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and then the committee would deal with him as the Chairman of the Commission.
I would assume that this same thing would happen in this instance, that if whoever is chosen as the Director had something which was of interest to the Congress, he would then be subject to call where he is not subject to call now. He could refrain on executive privilege.
But by establishing this by statute he assumes certain obligations to the Congress, among which is the right of the Congress to call him to testify.
We would have no right to ask him as to private conversations which he might have had with the President. But certainly if those private conversations go to the point of needing any kind of implementation, appropriation, or anything like that, then the Congress would have the right to question him on that.
I think this can be resolved as it was resolved in that particular case. I take this time because of my knowledge of this parallel situation which could exist if the President should appoint this man and give him, as we say, two hats.
Mr. STAATS. I think your point is a very good one. I think it has to be resolved in terms of the particular issue that is involved at the time and the extent of the President's personal involvement in the matter and the extent of security involved.
There are many factors that enter into it. But, by and large, as I would anticipate it, there would be very few matters which would fall in that category, just as there have been very few matters that have fallen into that category that involve the Director of the Budget, for example.
There is another factor here arguing for retention of a second title. The plan contemplates that the President's Science Advisory Committee, a group of 18 eminent scientists from private life, would continue as a part of the White House staff.
At the present time the science adviser is the Chairman. They elect their own Chairman, you see; but they have elected the science adviser as the Chairman. By retaining a second hat or a second title, it makes it a little easier for the science adviser to be Chairman of that Committee. I think it has no significance really beyond these two points.
Mr. ANDERSON. I do have one other basic concern that I would like to share with you, Mr. Staats. The Hoover Commission Act was originally sponsored and adopted, of course, with the idea that it would provide for economy in Government and better coordination of existing activities of Government.
I am wondering if by the establishment of yet another office we are not planting one of these little acorns that is going to grow into a mighty oak after a while.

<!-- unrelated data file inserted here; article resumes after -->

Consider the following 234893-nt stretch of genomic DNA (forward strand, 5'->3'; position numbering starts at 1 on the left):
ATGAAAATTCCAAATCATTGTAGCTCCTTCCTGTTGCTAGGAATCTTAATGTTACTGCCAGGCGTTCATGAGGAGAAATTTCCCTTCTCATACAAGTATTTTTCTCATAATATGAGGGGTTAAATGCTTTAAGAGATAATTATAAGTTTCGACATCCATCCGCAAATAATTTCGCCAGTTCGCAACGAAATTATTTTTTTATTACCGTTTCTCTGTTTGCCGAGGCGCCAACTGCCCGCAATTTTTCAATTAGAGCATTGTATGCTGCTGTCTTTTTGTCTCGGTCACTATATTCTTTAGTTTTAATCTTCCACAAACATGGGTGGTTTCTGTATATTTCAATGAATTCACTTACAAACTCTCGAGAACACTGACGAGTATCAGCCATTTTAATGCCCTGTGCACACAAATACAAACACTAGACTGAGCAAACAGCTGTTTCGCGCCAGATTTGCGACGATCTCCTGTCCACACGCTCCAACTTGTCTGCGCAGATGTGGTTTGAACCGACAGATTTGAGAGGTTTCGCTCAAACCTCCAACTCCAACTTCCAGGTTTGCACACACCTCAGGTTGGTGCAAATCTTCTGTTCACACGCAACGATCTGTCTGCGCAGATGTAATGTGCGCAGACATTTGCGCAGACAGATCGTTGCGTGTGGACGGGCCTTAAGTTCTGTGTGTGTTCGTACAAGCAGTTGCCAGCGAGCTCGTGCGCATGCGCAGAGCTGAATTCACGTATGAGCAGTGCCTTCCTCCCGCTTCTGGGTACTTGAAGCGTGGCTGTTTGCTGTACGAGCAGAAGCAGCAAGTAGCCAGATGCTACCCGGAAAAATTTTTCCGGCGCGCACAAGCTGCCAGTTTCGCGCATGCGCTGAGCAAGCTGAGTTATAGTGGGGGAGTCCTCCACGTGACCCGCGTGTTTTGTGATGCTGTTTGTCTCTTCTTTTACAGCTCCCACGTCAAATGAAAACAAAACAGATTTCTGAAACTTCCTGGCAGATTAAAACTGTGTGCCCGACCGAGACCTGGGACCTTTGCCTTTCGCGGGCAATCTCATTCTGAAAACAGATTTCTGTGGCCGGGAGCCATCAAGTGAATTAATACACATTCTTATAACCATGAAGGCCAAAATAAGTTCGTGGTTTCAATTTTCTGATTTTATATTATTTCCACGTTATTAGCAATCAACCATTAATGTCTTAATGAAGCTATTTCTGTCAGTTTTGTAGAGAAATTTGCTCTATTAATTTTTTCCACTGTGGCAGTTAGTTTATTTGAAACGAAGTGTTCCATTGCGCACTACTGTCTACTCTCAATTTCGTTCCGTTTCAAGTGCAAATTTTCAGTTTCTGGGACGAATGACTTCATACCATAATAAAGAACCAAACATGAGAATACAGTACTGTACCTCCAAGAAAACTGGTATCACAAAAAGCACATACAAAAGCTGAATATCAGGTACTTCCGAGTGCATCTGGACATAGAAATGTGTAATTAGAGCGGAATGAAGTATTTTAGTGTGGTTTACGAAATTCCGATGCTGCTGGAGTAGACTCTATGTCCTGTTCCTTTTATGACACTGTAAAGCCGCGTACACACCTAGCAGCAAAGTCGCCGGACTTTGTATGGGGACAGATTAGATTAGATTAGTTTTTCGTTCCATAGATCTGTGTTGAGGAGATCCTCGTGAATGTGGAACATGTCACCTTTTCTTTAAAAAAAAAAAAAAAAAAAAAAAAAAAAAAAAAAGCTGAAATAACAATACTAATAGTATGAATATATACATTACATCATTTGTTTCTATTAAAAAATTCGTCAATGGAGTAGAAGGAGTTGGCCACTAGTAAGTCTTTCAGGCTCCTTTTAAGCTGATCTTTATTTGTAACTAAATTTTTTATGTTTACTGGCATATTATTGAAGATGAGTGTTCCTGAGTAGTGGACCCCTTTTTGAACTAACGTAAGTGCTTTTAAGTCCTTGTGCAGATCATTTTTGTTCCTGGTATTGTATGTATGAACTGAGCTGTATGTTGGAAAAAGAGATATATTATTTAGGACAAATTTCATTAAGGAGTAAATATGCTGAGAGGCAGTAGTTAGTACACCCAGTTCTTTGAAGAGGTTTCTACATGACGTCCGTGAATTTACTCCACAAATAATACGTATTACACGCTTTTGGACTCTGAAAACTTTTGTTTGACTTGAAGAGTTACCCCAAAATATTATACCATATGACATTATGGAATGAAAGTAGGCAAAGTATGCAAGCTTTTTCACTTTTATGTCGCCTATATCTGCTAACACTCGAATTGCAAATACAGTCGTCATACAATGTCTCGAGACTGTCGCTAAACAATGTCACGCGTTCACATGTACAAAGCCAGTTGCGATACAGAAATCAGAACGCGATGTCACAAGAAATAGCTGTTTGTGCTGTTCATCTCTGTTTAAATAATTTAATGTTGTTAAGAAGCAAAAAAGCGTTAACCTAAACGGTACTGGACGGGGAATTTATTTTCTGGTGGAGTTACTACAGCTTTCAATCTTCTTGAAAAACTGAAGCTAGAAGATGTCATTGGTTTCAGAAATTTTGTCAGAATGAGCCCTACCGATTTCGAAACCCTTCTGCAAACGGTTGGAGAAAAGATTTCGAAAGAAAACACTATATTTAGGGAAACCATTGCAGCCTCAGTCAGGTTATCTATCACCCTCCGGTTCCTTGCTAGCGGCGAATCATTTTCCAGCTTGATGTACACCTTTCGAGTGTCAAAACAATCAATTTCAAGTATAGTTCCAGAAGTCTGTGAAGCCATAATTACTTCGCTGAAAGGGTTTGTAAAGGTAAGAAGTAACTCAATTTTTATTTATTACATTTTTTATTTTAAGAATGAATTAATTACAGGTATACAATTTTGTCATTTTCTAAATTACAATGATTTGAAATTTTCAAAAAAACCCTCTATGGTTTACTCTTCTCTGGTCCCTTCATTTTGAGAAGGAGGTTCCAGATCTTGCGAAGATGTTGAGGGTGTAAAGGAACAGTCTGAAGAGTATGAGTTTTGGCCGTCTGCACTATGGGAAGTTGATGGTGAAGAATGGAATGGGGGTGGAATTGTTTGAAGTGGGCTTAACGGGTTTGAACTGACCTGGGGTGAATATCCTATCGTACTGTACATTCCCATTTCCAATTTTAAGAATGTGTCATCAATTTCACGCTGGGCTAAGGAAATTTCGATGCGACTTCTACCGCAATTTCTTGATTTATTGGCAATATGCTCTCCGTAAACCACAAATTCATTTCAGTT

I appreciate that you testified that the present staff has a budget of around $700,000 only. But when you consider the extent to which science and technology enters into every field today—we are living in a scientific age as never before-are we really, by establishing this office and setting up this staff, going to be truly carrying out the purposes of the Hoover Commission Act in your opinion?
Mr. Staats. My own personal view is that if this office continues in an effective way, we will save many times over the cost of this operation in terms of the research dollars that are spent.
The increase in the Federal outlays for research and development have increased very fast, as you know. They have increased $2 billion in the 1963 budget over 1962; and something over $1 billion in 1962 over 1961. It has been heavily in the Department of Defense and in the space agency, but it has been true also through all of the other agencies because science and technology is now becoming more and more an important part of our Federal programs.
But I would like to make a second point. That is, I know it is the President's view and I know it is Dr. Wiesner's view—and it is certainly our view—that this office can perform most effectively if it is kept very small and makes maximum use of outside consultants and interagency panels which are established on particular problems.
Mr. ANDERSON. You don't feel, in other words, that this is just laying one more layer of bureaucracy on top of an existing layer, that this really is streamlining and is going to achieve better coordination and therefore greater economy even than we have at the present time?
Mr. STAATS. That would be my view about it.
Mr. Staats. Excuse me for interrupting, but there is one point Mr. Seidman here reminds me of which I would like to bring out at some point here.
In the budget review process, in the Bureau of the Budget's own work, we have been handicapped in the past years by not having available to us people who are independent of the agencies, who can look at some of these expensive scientific research and development programs of the Government.
For the past 2 years, going back to the time when Dr. Kitsiakowsky in the Eisenhower administration was science adviser, we began to lay the plans whereby we could utilize this staff to look at some of these expensive fields across the board.